Understanding suicide

Understanding suicide
Depression

There are few experiences more devastating than the suicide of a loved one. Statistics inform us that completed suicide is more common in men than in women, whereas for attempted suicide the relation is reversed. Important risk factors in suicide include social isolation, the loss of family bonds and other supporting structures such as employment and marriage that give meaning and security to life. Yet, we wonder why certain people can survive severe heartache while others commit suicide. We now get closer to the individual and his/her psychological functioning.

The following motivational forces are common among patients who attempt to commit suicide:

1. Those motivated by a longing to punish and force affection. These people hope that “ you will regret hurting/rejecting/abandoning me and you will realize that you do love me”. This motivation is typical in cases of lovers’ quarrels or children who desire to punish their parents . A suicide attempt can be a desperate attempt to force the other to love you, to give attention and to be available.

2. Those who suffer loss of a loved person. Such a loss can leave a person with an unbearable feeling of emptiness, hopelessness and pain. This is exacerbated by an inability to express aggression, which is often (after the loss of the loved person) turned against the self causing feelings of worthlessness and badness. Loss experienced during childhood increases the risk of experiencing adult losses as unbearable.

3. Extreme guilt can give rise to suicidal behaviour and a need to be punished for badness. This guilt can be about perverse sexual behaviour or longings, overt hostility or other behaviour or emotions that feel totally unacceptable and bad.

4. Certain people have profound intolerance of frustration. When their needs or desires are not satisfied this can cause them serious mental pain. Such people struggle with reality and the frustration inherent to reality (our needs and longings are not always perfectly met).

5. Deep hate for another person can be turned against the self (often unconsciously). Meaning that the self is hurt/killed instead of the hated person.

6. Some people are internally persecuted by a part of themselves that is very critical and punishing.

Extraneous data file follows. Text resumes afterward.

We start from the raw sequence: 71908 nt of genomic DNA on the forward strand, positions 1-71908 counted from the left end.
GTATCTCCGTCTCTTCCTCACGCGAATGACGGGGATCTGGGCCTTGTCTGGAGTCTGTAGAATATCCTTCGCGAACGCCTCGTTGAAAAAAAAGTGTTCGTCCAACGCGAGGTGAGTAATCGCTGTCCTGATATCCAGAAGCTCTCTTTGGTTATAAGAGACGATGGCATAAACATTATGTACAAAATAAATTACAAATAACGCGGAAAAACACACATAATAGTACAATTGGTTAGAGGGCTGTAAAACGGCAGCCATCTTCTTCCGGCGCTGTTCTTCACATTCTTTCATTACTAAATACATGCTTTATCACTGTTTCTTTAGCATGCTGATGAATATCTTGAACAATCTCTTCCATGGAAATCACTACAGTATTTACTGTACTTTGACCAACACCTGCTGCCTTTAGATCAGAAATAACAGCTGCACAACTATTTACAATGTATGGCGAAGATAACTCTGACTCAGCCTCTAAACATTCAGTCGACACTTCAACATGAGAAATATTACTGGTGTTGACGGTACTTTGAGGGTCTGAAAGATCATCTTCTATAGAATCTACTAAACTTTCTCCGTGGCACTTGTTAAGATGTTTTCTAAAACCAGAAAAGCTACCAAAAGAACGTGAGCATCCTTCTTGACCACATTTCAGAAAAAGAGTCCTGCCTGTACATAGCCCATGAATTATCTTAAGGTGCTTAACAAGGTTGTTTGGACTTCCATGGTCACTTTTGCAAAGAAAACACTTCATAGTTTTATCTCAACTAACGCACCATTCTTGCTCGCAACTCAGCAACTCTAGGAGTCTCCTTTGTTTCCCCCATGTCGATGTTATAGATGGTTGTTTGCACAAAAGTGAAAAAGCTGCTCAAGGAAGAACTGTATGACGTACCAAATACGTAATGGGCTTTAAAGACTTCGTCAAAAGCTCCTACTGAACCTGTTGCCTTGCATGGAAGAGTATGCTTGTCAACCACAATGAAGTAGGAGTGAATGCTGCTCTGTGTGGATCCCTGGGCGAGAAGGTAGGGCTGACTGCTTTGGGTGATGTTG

7. In certain cases the suicidal person knows that the people who is left behind will feel painful emotions that can include guilt, badness and abandonment. In this way the person who commits suicide imagine freeing the self of these emotions and leaving others behind to feel them.

8. Sadly some people who commit suicide have an irrational belief that they are indestructible and do not really believe that they will die. If they survive suicide attempts it can strengthen this belief.

9. Severe depression increases the risk of suicide. The symptoms of a clinical depression are well known and include severe sadness, lack of energy, lack of enjoyment and problems with appetite and sleeping. An important factor in depressive tendencies is the experience of premature loss. Depressive individuals are understood to have suffered some early frustration or loss that was experienced as too overwhelming. These individuals experienced early and sometimes repeated losses ranging from being weaned too early and being expected to function too independently too early; divorce; rejection; abandonment; death of a parent; various forms of separation from primary caregivers etc. Early loss is not always concrete (as with death of a loved one) it can be more emotional and internal (as with parents who pressure children to give up dependent longings and behaviour before the child is ready for this). Young children do not have the mental abilities to process loss and therefore losses at a young age almost always cause some depressive dynamics. In depression all our previous losses are activated, the deepest loss would be that of a primary caregiver (ordinarily the mother). If we had a secure, good mothering experience it gives internal support and resilience.

Remember that the reasons stated for suicide attempts are mostly not the true reason. At most, the cause given is the trigger and often only a superficial explanation. If, for example, a student take an overdose after failing an exam the question would be why failing an exam resulted in a wish to destroy the self.

Parents might ask for advice to protect their children from the risk of suicide. It is important to know that when childhood needs for love, security, stability and availability of parents’ time and attention are well met it will protect children against future mental illness, depression and the risk of suicide. If damage has been done it is important to access your relationship with your child and make changes where needed and to seek professional help.

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